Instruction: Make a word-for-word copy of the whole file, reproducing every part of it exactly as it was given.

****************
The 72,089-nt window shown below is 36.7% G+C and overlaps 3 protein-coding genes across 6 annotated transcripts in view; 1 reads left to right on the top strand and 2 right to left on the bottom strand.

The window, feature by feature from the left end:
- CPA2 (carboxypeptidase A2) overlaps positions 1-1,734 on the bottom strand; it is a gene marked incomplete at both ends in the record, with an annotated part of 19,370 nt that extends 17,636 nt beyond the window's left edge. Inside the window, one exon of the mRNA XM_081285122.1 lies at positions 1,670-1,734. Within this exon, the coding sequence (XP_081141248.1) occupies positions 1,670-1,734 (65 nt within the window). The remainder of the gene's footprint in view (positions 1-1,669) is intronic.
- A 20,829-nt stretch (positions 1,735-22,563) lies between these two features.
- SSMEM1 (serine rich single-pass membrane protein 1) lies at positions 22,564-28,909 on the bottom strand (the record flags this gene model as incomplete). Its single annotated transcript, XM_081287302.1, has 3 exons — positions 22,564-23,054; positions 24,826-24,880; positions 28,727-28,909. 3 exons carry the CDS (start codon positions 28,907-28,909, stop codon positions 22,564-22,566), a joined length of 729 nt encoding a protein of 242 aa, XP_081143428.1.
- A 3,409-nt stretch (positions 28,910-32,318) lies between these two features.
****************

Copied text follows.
The 72,089-nt window shown below is 36.7% G+C and overlaps 3 protein-coding genes across 6 annotated transcripts in view; 1 reads left to right on the top strand and 2 right to left on the bottom strand.

The window, feature by feature from the left end:
- CPA2 (carboxypeptidase A2) overlaps positions 1-1,734 on the bottom strand; it is a gene marked incomplete at both ends in the record, with an annotated part of 19,370 nt that extends 17,636 nt beyond the window's left edge. Inside the window, one exon of the mRNA XM_081285122.1 lies at positions 1,670-1,734. Within this exon, the coding sequence (XP_081141248.1) occupies positions 1,670-1,734 (65 nt within the window). The remainder of the gene's footprint in view (positions 1-1,669) is intronic.
- A 20,829-nt stretch (positions 1,735-22,563) lies between these two features.
- SSMEM1 (serine rich single-pass membrane protein 1) lies at positions 22,564-28,909 on the bottom strand (the record flags this gene model as incomplete). Its single annotated transcript, XM_081287302.1, has 3 exons — positions 22,564-23,054; positions 24,826-24,880; positions 28,727-28,909. 3 exons carry the CDS (start codon positions 28,907-28,909, stop codon positions 22,564-22,566), a joined length of 729 nt encoding a protein of 242 aa, XP_081143428.1.
- A 3,409-nt stretch (positions 28,910-32,318) lies between these two features.